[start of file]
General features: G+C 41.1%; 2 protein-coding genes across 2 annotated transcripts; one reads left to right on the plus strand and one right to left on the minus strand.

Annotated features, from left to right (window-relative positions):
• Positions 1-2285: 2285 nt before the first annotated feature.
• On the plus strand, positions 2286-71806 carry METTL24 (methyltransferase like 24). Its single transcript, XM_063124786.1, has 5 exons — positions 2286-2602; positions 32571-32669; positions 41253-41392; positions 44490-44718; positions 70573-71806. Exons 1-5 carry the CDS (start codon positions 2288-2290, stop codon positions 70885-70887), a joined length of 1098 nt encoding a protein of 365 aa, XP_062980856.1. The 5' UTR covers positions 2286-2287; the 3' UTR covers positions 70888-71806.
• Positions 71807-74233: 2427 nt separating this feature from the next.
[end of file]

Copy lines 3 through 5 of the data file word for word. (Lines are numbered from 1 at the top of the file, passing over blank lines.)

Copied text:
• Positions 1-2285: 2285 nt before the first annotated feature.
• On the plus strand, positions 2286-71806 carry METTL24 (methyltransferase like 24). Its single transcript, XM_063124786.1, has 5 exons — positions 2286-2602; positions 32571-32669; positions 41253-41392; positions 44490-44718; positions 70573-71806. Exons 1-5 carry the CDS (start codon positions 2288-2290, stop codon positions 70885-70887), a joined length of 1098 nt encoding a protein of 365 aa, XP_062980856.1. The 5' UTR covers positions 2286-2287; the 3' UTR covers positions 70888-71806.
• Positions 71807-74233: 2427 nt separating this feature from the next.